No, you can’t screw a SpaceX Starlink antenna onto your automotive

A SpaceX Falcon 9 rocket with the company’s Crew Dragon spacecraft is launched on NASA’s SpaceX Crew 2 mission to the International Space Station. Photo: Joel Kowsky / NASA (Getty Images)

A California driver was screwed to the hood of his Toyota Prius to attach a satellite dish that was supposed to look like one of SpaceX’s Starlink antennas. This is a good reminder that you can’t do that.

The Antelope Valley California Highway Patrol posted two pictures on Facebook that were allegedly taken by Officer T. Caton. It read:

“Sir, I stopped you on your hood today because of this obstruction. Doesn’t it block your view while driving? Drivers: Only when I turn right … ”

Yes, it is indeed illegal to place a satellite dish on the hood of your vehicle that obstructs your view under Section 26708 (a) (2) of the California Vehicle Code. Also under this section, you are not allowed to hang any objects on your rearview mirror, place a GPS or mobile phone in an unauthorized location on your windshield, or display a disability sign while driving. It’s about security guards. These are the real Highway Patrol stories. Sure everyone travels.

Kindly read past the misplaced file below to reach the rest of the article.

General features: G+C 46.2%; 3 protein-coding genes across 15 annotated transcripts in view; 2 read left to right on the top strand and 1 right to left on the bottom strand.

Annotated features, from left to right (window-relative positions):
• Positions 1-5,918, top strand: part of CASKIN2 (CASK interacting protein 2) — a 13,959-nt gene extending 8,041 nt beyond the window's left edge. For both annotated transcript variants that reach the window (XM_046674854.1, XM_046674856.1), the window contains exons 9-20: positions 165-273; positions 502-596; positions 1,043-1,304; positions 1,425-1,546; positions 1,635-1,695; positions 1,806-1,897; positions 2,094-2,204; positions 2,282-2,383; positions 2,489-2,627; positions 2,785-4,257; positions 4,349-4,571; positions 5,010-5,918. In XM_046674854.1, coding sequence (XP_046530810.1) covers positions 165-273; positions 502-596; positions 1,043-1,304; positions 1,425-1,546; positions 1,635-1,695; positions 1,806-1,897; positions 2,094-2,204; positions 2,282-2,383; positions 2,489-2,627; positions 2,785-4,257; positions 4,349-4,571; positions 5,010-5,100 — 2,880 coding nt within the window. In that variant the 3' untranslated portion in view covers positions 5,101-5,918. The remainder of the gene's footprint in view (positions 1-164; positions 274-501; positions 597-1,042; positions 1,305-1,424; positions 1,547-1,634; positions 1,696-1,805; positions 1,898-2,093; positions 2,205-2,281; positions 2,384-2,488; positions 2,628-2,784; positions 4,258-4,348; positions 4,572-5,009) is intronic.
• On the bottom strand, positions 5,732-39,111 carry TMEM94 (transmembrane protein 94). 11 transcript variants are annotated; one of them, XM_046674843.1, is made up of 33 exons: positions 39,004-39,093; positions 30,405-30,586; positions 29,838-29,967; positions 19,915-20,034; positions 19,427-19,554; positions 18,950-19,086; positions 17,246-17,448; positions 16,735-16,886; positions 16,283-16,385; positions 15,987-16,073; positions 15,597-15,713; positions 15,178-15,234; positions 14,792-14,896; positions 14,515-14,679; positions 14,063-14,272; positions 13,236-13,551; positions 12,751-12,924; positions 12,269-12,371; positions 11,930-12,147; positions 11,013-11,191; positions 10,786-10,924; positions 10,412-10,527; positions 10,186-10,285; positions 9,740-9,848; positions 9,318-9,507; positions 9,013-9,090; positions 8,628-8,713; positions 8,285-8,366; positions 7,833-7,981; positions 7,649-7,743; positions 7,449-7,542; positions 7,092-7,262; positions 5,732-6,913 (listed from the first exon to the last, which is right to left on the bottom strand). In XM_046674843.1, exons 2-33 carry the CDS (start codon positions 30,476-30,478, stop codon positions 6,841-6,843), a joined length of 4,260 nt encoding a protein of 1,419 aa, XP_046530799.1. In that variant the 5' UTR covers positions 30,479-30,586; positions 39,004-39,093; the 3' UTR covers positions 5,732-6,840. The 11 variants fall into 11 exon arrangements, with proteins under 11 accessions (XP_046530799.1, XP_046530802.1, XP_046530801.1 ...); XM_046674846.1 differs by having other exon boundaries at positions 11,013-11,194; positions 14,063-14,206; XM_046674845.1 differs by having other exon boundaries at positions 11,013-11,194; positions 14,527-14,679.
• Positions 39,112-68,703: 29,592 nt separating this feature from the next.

As a reminder, Starlink is one of SpaceX’s many projects. This was designed to build a network of thousands of satellites that would ideally provide high-speed internet to consumers around the world. The Starlink kit consists of four components: the user terminal or antenna, a tripod mount, a wireless router and a power supply unit; The beta program costs $ 99 per month. If you want a roof mount, you can snap this up for a small extra charge.

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But you can’t actually mount it on your car. I know it would be nice to have high-speed internet access anywhere. But obstruct your view? Not the right way.

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